How is the challenge going so far?
My first [email protected] challenge was a pool race in January. I hadn’t raced for 17 years so it certainly was a challenge and I was chuffed to have won!
I have since completed a number of further swims. I completed the flume swim – swimming at altitude and completed another pool swim. I have also recently been really busy with Comic Relief and Sport Relief which concluded on 24 March.
One of my next challenges is Best Fest, an open water swimming festival in Majorca which runs at the end of May, beginning of June. It will be an amazing few days during which I hope to complete eight sea swimming events. It’s a fantastic location where elite open water swimmers train, including the GB team so it’s sure to be a tough challenge. I will then be swimming all throughout the year, right
I will then be swimming all throughout the year, right through to December. So at the moment, I’m three down, 47 to go!
Open water swimming is the fastest growing sport in the UK at the moment, why do you think that is?
In 2006 – when I worked with David Walliams to swim the channel – most people thought that if you swam in open water you’re some kind of nutter! Ten years on, popularity has soared for swimming in all kinds of water and you see it constantly now, which is fantastic.
I love the feeling of exploration when you swim in open water, to feel like being where no-one else has been. You can access areas via water that you couldn’t from land. I also love learning the history of where you are swimming. I swam the Brownsea Island swim last year for RLSS UK and loved taking in the history of the island I was swimming around.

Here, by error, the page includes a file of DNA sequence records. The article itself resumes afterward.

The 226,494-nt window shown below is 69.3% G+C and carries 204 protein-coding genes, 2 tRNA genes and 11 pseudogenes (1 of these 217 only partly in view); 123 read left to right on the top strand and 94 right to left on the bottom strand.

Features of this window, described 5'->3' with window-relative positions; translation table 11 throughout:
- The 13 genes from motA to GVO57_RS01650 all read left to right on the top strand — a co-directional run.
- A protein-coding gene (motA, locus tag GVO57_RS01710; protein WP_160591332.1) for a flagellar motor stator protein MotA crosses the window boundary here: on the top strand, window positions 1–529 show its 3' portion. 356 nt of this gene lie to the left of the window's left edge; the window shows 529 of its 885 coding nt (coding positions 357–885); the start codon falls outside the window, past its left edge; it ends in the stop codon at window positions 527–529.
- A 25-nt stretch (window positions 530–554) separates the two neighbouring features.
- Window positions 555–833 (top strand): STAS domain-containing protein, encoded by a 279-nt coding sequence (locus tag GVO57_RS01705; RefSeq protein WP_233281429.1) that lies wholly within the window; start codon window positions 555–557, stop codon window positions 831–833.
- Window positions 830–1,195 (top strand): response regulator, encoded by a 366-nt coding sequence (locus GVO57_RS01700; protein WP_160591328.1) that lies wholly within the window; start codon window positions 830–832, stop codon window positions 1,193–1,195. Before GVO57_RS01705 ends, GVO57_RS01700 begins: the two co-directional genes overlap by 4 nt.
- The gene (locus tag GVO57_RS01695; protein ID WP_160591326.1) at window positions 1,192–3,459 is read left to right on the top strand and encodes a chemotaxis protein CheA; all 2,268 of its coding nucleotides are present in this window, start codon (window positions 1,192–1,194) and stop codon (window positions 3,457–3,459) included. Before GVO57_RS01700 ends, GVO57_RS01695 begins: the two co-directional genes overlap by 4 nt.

The social perspective of open water swimming is also great too. Talking to other swimmers about what drives them and why they love the sport. You chat to all kinds of people from very different backgrounds, of all abilities and ages at many events, which is great.
Finally, what would be your message on the importance of swimming and water safety be to members of the public following your challenge?
I know your readers all understand the importance of swimming as a life skill and are fantastic ambassadors for water safety. It would be great if they could share my challenge within their communities which will hopefully help support their hard work. Swimming is for life. From children before they are born and their pregnant mothers, all the way through to adults – I swam with a lady 87-years of age just recently. I want to enthuse everybody
Swimming is for life. From children before they are born and their pregnant mothers, all the way through to adults – I swam with a lady 87-years of age just recently. I want to enthuse everybody to learn to swim, get better
I want to enthuse everybody to learn to swim, get better at it, or challenge themselves to something new.
Follow Greg’s [email protected] Challenge @ProfessorGregWhyte